Feb 12, 2020

Sarah Lawrence Parent Accused of Sex Trafficking and Abusing Students

Lawrence Ray was charged with moving into his daughter’s dormitory and targeting her friends for exploitation.

By Benjamin Weiser
The New York Times
February 11, 2020

Lawrence V. Ray showed up at his daughter’s elite college, in a New York City suburb, in late 2010, shortly after being released from prison, and moved into her dormitory. Soon, he started doing “therapy sessions” with her roommates, convincing them he could help with their problems.

Over time, using threats and coercion, he persuaded the young adults he first met at the school, Sarah Lawrence College in Yonkers, N.Y., to confess to crimes they had not committed and then extorted hundreds of thousands of dollars from them, prosecutors said.

He eventually compelled some of them to work without pay on his family property in North Carolina, and he threatened others with knives. He forced one young woman into prostitution, taking nearly everything she made from selling sex to strangers, the prosecutors said.

On Tuesday, Mr. Ray, 60, was charged in a federal indictment in Manhattan with conspiracy, extortion, sex trafficking, forced labor and related charges. For eight years, through 2018, the indictment said, Mr. Ray “subjected his victims to sexual and psychological manipulation and physical abuse.”

“For the better part of the last ten years, Ray has continued to mentally and physically torture his victims,” William F. Sweeney Jr., the head of the F.B.I. office in New York, said at a news conference on Tuesday.

The charges depict Mr. Ray as a man who exploited his victims, initially college sophomores, like a cult leader, learning intimate details of their private lives and their mental health struggles under the pretense of helping them.

He alienated several of the young adults from their parents, convincing them that they were “‘broken’ and in need of fixing” by him, the indictment said.

“For so many of us and our children, college is supposed to be a time of self-discovery and newfound independence, a chance to explore and learn, all within the safety of a college community,” Geoffrey S. Berman, the United States attorney in Manhattan, said at the news conference announcing the charges.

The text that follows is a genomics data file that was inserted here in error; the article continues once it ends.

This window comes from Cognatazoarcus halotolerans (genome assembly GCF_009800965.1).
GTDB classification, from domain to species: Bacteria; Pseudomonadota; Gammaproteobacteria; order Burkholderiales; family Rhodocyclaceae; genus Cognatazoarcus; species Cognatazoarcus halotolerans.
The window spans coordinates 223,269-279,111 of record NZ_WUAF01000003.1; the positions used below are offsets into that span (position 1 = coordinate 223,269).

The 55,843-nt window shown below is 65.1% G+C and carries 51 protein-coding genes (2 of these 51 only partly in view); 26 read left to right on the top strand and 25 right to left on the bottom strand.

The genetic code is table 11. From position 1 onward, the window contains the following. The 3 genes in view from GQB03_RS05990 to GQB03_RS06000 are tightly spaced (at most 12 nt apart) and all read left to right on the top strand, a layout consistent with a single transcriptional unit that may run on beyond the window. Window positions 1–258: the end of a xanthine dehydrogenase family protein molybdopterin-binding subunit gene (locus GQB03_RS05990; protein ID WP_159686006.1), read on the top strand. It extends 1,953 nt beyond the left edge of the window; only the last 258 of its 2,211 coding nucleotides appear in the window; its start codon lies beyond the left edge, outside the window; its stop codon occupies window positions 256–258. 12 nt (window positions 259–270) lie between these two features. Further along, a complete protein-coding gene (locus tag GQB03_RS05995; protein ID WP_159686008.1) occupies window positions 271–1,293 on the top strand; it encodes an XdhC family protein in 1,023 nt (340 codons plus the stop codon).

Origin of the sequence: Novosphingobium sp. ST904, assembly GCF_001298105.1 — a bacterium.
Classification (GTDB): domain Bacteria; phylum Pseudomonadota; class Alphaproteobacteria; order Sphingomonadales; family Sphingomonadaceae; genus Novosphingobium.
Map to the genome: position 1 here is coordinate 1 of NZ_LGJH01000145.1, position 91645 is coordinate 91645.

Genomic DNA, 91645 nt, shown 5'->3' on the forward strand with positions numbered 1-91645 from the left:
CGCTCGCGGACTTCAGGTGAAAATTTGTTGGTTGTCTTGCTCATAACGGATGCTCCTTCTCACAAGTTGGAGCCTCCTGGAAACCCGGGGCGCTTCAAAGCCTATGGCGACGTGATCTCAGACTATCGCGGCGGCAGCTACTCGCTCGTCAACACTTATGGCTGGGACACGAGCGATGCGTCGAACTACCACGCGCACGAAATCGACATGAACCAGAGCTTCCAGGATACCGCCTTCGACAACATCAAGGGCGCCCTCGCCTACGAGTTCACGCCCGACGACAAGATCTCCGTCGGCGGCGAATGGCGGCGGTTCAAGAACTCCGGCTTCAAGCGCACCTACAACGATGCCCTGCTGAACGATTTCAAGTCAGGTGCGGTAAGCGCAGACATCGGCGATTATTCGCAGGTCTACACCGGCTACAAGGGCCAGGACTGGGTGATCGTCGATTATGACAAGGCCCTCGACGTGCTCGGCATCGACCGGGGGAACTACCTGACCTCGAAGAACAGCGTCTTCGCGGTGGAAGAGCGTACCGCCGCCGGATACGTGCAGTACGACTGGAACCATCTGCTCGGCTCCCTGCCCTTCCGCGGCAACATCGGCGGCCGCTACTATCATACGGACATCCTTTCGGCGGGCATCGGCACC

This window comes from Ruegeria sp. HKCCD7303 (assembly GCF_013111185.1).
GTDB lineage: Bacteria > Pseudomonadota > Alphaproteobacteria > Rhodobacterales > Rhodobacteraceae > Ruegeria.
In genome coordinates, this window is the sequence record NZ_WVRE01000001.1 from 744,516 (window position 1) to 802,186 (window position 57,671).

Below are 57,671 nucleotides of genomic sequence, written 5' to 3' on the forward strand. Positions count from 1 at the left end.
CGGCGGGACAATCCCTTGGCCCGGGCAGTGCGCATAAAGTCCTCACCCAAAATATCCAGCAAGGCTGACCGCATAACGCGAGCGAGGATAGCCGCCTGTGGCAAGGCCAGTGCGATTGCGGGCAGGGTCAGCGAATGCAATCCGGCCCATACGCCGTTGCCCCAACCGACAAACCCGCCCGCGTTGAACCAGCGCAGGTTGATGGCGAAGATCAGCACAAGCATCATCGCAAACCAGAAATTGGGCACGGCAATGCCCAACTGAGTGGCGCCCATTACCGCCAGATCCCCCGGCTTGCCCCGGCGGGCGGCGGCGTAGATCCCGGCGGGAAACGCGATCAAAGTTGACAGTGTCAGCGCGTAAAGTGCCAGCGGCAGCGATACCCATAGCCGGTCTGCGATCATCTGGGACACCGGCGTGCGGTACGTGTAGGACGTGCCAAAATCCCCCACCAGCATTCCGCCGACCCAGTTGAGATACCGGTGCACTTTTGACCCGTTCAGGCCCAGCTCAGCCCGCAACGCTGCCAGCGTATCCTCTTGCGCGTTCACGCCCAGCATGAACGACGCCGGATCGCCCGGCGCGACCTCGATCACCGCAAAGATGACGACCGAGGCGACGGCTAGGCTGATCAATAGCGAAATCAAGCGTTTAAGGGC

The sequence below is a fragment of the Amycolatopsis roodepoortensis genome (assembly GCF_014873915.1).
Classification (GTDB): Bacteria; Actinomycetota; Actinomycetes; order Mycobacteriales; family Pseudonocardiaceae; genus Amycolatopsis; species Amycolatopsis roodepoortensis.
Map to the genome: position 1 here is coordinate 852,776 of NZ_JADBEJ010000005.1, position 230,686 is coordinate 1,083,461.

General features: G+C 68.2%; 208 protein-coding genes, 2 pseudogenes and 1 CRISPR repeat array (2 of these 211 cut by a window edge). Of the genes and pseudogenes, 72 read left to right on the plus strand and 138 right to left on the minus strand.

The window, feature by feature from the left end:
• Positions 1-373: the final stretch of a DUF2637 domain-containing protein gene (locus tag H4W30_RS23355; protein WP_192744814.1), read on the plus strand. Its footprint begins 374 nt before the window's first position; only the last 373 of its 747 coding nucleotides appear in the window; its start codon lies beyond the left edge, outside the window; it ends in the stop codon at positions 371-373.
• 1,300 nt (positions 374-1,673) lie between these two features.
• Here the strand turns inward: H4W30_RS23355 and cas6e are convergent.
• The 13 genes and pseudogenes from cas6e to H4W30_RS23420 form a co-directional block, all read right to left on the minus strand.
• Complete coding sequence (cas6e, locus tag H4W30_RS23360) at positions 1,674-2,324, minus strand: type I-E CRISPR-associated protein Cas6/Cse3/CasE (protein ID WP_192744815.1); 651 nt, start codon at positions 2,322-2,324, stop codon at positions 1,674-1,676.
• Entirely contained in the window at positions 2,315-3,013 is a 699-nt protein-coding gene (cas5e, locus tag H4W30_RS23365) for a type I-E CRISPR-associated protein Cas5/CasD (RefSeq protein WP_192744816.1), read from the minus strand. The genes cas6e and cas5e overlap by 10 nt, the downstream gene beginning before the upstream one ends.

Mr. Ray “exploited that vulnerable time in these victims’ lives through a course of conduct that shocks the conscience,” Mr. Berman said.

Mr. Ray’s extortion scheme relied on false confessions that he extracted from his victims, using tactics like sleep deprivation, psychological and sexual humiliation, verbal abuse, physical violence and threats of legal action, the indictment charged. He got them to falsely confess to damaging property, stealing from him and in some cases to trying to poison him, then used those confessions as leverage, the indictment said.

Mr. Ray was also accused of laundering about $1 million he obtained from his victims, the indictment said. He was arrested on Tuesday morning at his home in Piscataway, N.J.

The investigation that led to the charges against Mr. Ray was prompted by an article in New York magazine in April titled “The Stolen Kids of Sarah Lawrence,” a law enforcement official said.

Mr. Ray played a central role in the state and federal prosecutions of the disgraced former police commissioner of New York, Bernard B. Kerik, and previously acted as an informant for the F.B.I., law enforcement officials said.

Mr. Ray was best man at Mr. Kerik’s wedding and paid for much of the event, according to news reports.

Weeks later, Mr. Kerik recommended Mr. Ray for a $100,000-a-year job with a New Jersey-based construction firm with tens of millions of dollars in city contracts, law enforcement officials said.

In the New York magazine article, Mr. Kerik was quoted as saying: “Larry Ray is a psychotic con man who has victimized every friend he’s ever had. It’s been close to 20 years since I last heard from him, yet his reign of terror continues.”